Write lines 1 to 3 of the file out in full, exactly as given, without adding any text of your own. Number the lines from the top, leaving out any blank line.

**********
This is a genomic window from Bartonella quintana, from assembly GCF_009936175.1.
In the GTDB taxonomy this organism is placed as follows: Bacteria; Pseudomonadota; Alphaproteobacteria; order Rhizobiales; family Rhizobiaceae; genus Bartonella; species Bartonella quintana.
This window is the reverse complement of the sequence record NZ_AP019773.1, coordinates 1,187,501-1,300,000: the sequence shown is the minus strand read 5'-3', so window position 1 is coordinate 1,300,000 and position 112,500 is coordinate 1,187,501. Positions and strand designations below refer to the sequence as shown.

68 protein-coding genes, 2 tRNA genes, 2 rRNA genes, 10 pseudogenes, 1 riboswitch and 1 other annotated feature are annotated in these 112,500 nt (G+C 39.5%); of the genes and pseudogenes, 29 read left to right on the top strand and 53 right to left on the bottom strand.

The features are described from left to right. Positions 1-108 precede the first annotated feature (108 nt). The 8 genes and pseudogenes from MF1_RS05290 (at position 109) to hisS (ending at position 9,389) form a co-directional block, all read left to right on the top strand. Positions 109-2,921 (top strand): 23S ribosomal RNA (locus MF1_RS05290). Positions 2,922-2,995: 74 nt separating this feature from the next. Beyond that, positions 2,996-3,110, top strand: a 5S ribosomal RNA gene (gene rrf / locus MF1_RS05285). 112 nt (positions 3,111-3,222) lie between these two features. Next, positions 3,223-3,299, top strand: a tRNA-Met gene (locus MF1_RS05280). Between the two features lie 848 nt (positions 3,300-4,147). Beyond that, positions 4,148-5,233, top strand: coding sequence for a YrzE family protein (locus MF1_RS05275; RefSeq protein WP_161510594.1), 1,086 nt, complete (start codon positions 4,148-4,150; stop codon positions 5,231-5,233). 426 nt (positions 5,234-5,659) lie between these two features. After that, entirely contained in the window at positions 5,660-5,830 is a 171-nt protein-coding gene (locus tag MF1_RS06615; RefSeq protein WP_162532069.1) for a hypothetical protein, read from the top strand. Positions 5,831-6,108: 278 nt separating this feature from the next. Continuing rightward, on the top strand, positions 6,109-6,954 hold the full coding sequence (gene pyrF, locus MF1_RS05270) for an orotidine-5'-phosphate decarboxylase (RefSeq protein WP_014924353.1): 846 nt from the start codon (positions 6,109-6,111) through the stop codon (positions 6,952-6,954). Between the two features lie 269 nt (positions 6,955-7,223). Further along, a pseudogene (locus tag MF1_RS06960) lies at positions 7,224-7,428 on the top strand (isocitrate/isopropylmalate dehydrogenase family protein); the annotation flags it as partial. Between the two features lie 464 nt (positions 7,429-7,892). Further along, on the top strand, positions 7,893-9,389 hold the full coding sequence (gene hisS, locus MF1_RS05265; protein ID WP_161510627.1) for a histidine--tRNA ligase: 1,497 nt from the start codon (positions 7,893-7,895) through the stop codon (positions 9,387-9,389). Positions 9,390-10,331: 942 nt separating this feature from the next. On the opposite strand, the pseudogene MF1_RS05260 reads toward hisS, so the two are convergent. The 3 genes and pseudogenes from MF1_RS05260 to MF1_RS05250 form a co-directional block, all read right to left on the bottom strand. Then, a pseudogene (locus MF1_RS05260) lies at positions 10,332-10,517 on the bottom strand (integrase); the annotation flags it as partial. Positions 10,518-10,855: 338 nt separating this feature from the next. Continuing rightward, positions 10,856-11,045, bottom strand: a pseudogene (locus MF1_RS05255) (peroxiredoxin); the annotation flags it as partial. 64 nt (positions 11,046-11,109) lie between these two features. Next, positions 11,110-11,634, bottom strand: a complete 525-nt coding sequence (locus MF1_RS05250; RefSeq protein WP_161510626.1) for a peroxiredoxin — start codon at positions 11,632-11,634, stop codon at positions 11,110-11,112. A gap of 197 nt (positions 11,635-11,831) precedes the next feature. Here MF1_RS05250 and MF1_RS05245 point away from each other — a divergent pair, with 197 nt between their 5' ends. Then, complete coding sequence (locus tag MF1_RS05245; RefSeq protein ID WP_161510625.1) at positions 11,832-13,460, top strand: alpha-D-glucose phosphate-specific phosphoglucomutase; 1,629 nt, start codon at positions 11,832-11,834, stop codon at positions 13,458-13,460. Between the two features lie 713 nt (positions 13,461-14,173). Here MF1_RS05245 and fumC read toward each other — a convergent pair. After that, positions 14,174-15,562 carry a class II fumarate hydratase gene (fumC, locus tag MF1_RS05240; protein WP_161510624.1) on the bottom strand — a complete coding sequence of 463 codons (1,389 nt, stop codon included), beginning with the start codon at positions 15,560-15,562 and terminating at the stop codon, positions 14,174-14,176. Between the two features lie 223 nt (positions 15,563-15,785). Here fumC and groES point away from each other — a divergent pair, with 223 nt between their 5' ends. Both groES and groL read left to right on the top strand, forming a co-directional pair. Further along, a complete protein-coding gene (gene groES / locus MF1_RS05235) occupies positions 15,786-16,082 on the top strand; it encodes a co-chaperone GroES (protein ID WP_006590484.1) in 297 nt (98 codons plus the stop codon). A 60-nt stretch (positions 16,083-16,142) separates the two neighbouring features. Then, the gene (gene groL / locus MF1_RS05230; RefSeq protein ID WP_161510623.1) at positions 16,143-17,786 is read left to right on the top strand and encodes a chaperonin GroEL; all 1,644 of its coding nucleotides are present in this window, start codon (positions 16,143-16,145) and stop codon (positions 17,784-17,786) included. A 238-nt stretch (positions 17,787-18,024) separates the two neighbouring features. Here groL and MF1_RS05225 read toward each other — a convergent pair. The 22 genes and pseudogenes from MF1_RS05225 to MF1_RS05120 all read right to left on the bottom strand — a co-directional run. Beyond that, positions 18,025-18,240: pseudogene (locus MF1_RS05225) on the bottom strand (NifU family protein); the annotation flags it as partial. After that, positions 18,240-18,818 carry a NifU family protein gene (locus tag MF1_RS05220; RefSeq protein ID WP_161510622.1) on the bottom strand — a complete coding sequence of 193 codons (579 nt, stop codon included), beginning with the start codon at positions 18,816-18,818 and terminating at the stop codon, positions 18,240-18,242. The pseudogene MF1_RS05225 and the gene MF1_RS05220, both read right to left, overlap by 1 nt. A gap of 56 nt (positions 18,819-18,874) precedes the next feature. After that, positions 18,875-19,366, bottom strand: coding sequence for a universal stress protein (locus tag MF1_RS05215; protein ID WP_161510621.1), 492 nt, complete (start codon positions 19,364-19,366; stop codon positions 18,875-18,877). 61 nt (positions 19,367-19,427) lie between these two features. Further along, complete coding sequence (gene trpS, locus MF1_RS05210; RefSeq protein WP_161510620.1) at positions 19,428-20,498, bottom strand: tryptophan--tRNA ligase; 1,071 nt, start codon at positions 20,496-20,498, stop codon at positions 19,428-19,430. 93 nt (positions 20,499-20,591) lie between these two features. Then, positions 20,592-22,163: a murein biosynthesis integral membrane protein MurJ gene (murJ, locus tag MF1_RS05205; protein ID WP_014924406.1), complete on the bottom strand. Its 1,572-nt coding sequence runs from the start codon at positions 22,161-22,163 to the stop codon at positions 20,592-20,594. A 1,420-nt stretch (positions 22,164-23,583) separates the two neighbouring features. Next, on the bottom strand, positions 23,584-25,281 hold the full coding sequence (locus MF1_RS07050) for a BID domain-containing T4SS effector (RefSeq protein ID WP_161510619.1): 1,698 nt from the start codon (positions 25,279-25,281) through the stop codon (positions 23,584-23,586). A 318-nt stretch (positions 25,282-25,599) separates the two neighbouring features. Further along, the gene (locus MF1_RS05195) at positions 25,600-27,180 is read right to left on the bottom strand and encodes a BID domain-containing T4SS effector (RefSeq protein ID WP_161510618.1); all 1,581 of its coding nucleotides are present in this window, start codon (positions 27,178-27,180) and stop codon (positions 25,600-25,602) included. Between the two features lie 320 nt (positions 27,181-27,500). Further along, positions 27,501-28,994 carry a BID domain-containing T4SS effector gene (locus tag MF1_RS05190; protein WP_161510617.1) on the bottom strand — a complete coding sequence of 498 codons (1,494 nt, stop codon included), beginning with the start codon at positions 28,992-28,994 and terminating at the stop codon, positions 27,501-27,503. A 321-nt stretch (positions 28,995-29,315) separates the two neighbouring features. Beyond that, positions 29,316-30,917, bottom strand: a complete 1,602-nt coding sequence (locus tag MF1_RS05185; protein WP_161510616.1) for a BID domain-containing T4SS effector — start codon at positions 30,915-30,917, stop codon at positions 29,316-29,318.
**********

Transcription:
This is a genomic window from Bartonella quintana, from assembly GCF_009936175.1.
In the GTDB taxonomy this organism is placed as follows: Bacteria; Pseudomonadota; Alphaproteobacteria; order Rhizobiales; family Rhizobiaceae; genus Bartonella; species Bartonella quintana.
This window is the reverse complement of the sequence record NZ_AP019773.1, coordinates 1,187,501-1,300,000: the sequence shown is the minus strand read 5'-3', so window position 1 is coordinate 1,300,000 and position 112,500 is coordinate 1,187,501. Positions and strand designations below refer to the sequence as shown.